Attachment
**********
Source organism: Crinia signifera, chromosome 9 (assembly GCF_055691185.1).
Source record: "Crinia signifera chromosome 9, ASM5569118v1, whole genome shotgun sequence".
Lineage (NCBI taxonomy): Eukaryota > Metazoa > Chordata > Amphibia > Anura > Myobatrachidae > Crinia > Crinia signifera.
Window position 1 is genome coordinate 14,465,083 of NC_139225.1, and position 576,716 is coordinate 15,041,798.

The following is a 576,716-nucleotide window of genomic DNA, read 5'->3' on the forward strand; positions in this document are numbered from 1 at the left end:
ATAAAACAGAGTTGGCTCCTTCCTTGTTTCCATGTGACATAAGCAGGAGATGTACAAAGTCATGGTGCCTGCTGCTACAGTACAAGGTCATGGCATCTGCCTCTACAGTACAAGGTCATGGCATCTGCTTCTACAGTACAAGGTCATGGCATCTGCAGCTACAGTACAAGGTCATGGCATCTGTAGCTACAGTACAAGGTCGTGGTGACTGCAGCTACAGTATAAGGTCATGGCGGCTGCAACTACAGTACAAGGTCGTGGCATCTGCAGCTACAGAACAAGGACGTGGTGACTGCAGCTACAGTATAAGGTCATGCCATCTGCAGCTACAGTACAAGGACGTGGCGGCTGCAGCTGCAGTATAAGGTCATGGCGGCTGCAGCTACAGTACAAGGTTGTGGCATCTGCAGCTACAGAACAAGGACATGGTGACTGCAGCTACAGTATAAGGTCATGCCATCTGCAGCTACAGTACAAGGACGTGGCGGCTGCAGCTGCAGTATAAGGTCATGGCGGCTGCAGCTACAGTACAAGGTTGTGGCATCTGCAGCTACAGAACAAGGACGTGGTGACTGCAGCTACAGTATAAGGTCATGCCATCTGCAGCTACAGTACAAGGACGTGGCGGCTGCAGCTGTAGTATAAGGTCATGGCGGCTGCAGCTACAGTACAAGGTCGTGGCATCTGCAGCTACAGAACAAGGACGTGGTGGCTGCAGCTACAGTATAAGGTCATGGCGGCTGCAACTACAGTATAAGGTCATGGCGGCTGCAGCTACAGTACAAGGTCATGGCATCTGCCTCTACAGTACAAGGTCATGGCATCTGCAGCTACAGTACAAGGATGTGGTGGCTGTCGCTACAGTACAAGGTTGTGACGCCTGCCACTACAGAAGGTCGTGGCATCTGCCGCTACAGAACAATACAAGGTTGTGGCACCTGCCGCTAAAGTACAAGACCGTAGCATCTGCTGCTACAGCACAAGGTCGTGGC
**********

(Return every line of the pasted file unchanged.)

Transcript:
Source organism: Crinia signifera, chromosome 9 (assembly GCF_055691185.1).
Source record: "Crinia signifera chromosome 9, ASM5569118v1, whole genome shotgun sequence".
Lineage (NCBI taxonomy): Eukaryota > Metazoa > Chordata > Amphibia > Anura > Myobatrachidae > Crinia > Crinia signifera.
Window position 1 is genome coordinate 14,465,083 of NC_139225.1, and position 576,716 is coordinate 15,041,798.

The following is a 576,716-nucleotide window of genomic DNA, read 5'->3' on the forward strand; positions in this document are numbered from 1 at the left end:
ATAAAACAGAGTTGGCTCCTTCCTTGTTTCCATGTGACATAAGCAGGAGATGTACAAAGTCATGGTGCCTGCTGCTACAGTACAAGGTCATGGCATCTGCCTCTACAGTACAAGGTCATGGCATCTGCTTCTACAGTACAAGGTCATGGCATCTGCAGCTACAGTACAAGGTCATGGCATCTGTAGCTACAGTACAAGGTCGTGGTGACTGCAGCTACAGTATAAGGTCATGGCGGCTGCAACTACAGTACAAGGTCGTGGCATCTGCAGCTACAGAACAAGGACGTGGTGACTGCAGCTACAGTATAAGGTCATGCCATCTGCAGCTACAGTACAAGGACGTGGCGGCTGCAGCTGCAGTATAAGGTCATGGCGGCTGCAGCTACAGTACAAGGTTGTGGCATCTGCAGCTACAGAACAAGGACATGGTGACTGCAGCTACAGTATAAGGTCATGCCATCTGCAGCTACAGTACAAGGACGTGGCGGCTGCAGCTGCAGTATAAGGTCATGGCGGCTGCAGCTACAGTACAAGGTTGTGGCATCTGCAGCTACAGAACAAGGACGTGGTGACTGCAGCTACAGTATAAGGTCATGCCATCTGCAGCTACAGTACAAGGACGTGGCGGCTGCAGCTGTAGTATAAGGTCATGGCGGCTGCAGCTACAGTACAAGGTCGTGGCATCTGCAGCTACAGAACAAGGACGTGGTGGCTGCAGCTACAGTATAAGGTCATGGCGGCTGCAACTACAGTATAAGGTCATGGCGGCTGCAGCTACAGTACAAGGTCATGGCATCTGCCTCTACAGTACAAGGTCATGGCATCTGCAGCTACAGTACAAGGATGTGGTGGCTGTCGCTACAGTACAAGGTTGTGACGCCTGCCACTACAGAAGGTCGTGGCATCTGCCGCTACAGAACAATACAAGGTTGTGGCACCTGCCGCTAAAGTACAAGACCGTAGCATCTGCTGCTACAGCACAAGGTCGTGGC